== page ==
Parashat Lekh-Lekha

October 22, 2015 | Filed in: Bereshit, Divrei Torah, Uncategorized

Way of the Spiritual Seeker

Rabbi Len Levin

The Lord said to Abram, lekh lekha–go to/for/by yourself–from your land, from your birthplace, from your father’s household, to the place that I will show you. (Gen. 12:1) Philo of Alexandria in The Migration of Abraham (around 35 CE) offered the following interpretation: Each individual is called on to embark on a spiritual-mystical journey, leaving behind one’s bodily preoccupations and corporeal ancestral speech, and finding the spiritual center that transcends materiality, where one comes in contact with one’s higher self.

Rashi (around 1080) interpreted lekha “for your benefit.” Abraham is told that this will be the start of his flourishing and becoming the progenitor of mighty nations.

The Zohar (~1280) interpreted it as saying: Know and perfect your spiritual madrega (level of being).

Ephraim of Luntshitz (in the Keli Yekar, 1602) interpreted it as addressed to Abraham and saying: Set out to Jerusalem, the navel of the world, site of the creation of the world and origin of humanity, where earth and heaven meet at the site of the Temple, where you will encounter your true essential self.

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If Abraham the spiritual seeker walked into our congregations, would he feel at home? Jews are ethnic and comfortable. We are all about bagels and lox, falafel and hummous, in-jokes, snatches of Hebrew and Yiddish, and a warm sense of community. But spiritual seekers? Lone individuals in search of God and higher being?

Christian (especially Protestant) spirituality finds in the Bible a series of lone seekers, individuals with a “calling” or “vocation”–Abraham, Jacob, Moses, Hannah, Isaiah, Amos, and many more. They are there for the finding. In the ethnic reading of the Bible, they are called to serve in the birth and development of the chosen people of Israel, the collective group that is the main actor in the drama.

The Jewish people is in danger of becoming spiritually moribund unless it is enlivened by individuals who feel a sense of vocation and spiritual calling and are in search of a higher reality, to be a source of blessing to themselves individually and to the people around them.

Abraham and Sarah are regarded as the ancestral godparents of converts to Judaism on the basis of a verse in this week’s portion: “Abram took his wife Sarai, his nephew Lot, all their possessions, and the souls that they made in Haran, and they set out for the Land of Canaan.” (Gen. 12:5) Rashi interprets “the souls that they made in Haran–Abraham converted the men, and Sarah converted the women.” When a convert is called to the Torah, they are called by the name: “- son/daughter of Abraham and Sarah.”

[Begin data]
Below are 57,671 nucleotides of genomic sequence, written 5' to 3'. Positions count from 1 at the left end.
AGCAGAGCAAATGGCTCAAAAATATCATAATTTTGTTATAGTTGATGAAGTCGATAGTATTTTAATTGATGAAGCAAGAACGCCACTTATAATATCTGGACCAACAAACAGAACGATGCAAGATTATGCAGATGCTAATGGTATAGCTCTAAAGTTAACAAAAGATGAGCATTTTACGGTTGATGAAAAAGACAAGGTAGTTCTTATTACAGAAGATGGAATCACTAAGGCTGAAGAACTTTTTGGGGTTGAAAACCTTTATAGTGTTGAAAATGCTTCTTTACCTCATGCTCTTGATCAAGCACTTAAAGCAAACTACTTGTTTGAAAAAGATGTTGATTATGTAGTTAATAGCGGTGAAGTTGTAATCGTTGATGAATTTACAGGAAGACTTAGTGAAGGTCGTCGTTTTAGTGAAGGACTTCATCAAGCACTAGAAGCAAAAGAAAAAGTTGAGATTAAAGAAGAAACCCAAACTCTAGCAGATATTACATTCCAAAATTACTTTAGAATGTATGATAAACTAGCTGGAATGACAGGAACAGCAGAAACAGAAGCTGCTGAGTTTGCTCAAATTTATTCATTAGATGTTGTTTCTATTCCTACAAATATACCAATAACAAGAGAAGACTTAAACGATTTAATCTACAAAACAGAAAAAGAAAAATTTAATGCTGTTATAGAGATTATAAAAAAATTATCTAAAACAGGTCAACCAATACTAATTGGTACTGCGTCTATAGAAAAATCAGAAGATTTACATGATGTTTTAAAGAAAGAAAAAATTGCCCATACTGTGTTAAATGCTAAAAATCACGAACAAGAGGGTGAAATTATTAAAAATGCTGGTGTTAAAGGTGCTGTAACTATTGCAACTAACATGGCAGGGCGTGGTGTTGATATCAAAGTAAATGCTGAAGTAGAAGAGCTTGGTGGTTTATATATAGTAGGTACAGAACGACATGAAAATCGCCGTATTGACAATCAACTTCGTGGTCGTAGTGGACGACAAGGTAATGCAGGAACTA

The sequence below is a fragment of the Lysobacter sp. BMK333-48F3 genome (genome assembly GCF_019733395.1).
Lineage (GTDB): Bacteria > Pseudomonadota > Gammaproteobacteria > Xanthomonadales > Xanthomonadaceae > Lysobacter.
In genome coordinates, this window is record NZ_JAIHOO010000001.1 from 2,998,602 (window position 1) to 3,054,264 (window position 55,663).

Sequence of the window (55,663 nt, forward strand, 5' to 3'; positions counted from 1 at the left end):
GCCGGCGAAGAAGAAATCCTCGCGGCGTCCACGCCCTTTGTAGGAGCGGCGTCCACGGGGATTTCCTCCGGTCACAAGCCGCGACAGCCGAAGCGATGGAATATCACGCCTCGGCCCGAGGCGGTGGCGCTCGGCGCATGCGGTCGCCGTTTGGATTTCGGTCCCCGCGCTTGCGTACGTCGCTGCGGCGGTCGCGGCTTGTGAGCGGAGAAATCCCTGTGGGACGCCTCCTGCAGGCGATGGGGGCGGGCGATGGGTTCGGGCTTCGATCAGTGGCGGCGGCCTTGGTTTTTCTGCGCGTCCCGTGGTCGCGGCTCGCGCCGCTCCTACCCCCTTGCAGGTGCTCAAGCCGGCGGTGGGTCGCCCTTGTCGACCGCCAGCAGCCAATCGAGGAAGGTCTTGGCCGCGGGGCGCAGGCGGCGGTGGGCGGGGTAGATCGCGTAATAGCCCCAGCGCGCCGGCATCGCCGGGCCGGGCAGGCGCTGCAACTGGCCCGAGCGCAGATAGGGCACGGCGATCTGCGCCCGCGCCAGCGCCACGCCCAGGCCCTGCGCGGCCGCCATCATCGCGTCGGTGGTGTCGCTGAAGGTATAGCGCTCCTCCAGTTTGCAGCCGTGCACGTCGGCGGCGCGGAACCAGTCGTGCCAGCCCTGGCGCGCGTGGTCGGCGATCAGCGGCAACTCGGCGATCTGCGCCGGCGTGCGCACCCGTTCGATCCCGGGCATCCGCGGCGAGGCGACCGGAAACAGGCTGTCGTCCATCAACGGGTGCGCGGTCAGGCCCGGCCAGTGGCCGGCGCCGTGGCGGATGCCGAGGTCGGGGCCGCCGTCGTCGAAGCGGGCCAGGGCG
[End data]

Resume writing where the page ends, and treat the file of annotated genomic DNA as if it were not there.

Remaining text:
There is an additional connection between Abraham and Sarah and the convert to Judaism-they were not born into the covenant, but chose to enter it of their free choice in a state of psychological and personal maturity.

We often refer to converts as “Jews by choice” to emphasize the positive aspect of choosing to take on Judaism as a spiritual quest. But this should awaken us to the fact that the born Jew can also be a “Jew by choice.” It requires a decision and an effort to reflect on the familiar, homey fact of one’s Jewishness and explore the radical opportunity that it presents. What does it mean to be born into the lineage of Abraham and Sarah, of Moses, Isaiah, Akiba, and Beruriah? A people promised to be a source of blessing to the nations of the world, that gave the Bible to the world and from which the great monotheistic (“Abrahamic”) faiths arose?

We have been Jews by habit for long enough. It is time for us all to wake up and hear God calling us to our true selves, to discover the unique spark within each of us that renders us unique as individuals, yet unlocks the potential to energize the connections that bind us to our loved ones, our families, our communities, the Jewish people, and everyone around us. By activating that spark and energizing those connections, we can each of us be a source of blessing.

It is time for all of us to hear God’s call lekh lekha and become “Jews by choice”-like Abraham, like Sarah.

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Rabbi Len Levin teaches philosophy at AJR and is the author of Why God Is Subject To Murphy’s Law.